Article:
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01.12.2017 | Research | Ausgabe 1/2017 Open Access

International Journal of Implant Dentistry 1/2017

Short-term follow-up of masticatory adaptation after rehabilitation with an immediately loaded implant-supported prosthesis: a pilot assessment

Zeitschrift:
International Journal of Implant Dentistry > Ausgabe 1/2017
Autoren:
Mihoko Tanaka, Collaert Bruno, Reinhilde Jacobs, Tetsurou Torisu, Hiroshi Murata

Abstract

Background

When teeth are extracted, sensory function is decreased by a loss of periodontal ligament receptions. When replacing teeth by oral implants, one hopes to restore the sensory feedback pathway as such to allow for physiological implant integration and optimized oral function with implant-supported prostheses. What remains to be investigated is how to adapt to different oral rehabilitations.
The purpose of this pilot study was to assess four aspects of masticatory adaptation after rehabilitation with an immediately loaded implant-supported prosthesis and to observe how each aspect will recover respectively.

Methods

Eight participants with complete dentures were enrolled. They received an implant-supported acrylic resin provisional bridge, 1 day after implant surgery. Masticatory adaptation was examined by assessing occlusal contact, approximate maximum bite force, masticatory efficiency of gum-like specimens, and food hardness perception.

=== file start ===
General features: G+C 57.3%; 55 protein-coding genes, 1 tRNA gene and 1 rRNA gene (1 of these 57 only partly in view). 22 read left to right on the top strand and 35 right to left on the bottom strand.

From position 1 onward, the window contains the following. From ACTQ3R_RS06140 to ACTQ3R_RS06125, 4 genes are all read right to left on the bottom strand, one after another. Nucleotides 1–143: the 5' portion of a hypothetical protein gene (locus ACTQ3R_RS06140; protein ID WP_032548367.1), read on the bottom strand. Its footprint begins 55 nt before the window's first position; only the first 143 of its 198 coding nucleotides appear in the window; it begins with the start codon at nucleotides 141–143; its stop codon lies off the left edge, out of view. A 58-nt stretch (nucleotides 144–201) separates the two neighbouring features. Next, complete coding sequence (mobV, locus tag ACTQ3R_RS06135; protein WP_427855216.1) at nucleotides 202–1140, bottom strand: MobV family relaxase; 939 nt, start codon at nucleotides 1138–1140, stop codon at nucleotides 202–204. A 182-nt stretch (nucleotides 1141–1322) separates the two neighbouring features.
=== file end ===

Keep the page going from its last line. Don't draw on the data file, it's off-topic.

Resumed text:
Results

Occlusal contact and approximate maximum bite force were significantly increased 3 months after implant rehabilitation, with the bite force gradually building up to a 72% increase compared to baseline. Masticatory efficiency increased by 46% immediately after surgery, stabilizing at around 40% 3 months after implant rehabilitation. Hardness perception also improved, with a reduction of the error rate by 16% over time.

Conclusions

This assessment demonstrated masticatory adaptation immediately after implant rehabilitation with improvements noted up to 3 months after surgery and rehabilitation. It was also observed that, despite gradually improved bite force in all patients, masticatory efficiency and food hardness perception did not necessarily follow this tendency. The findings in this pilot may also be used to assess adaptation of oral function after implant rehabilitation by studying the combined outcome of four tests (occlusal contact, maximum bite force, masticatory efficiency, and food hardness perception).
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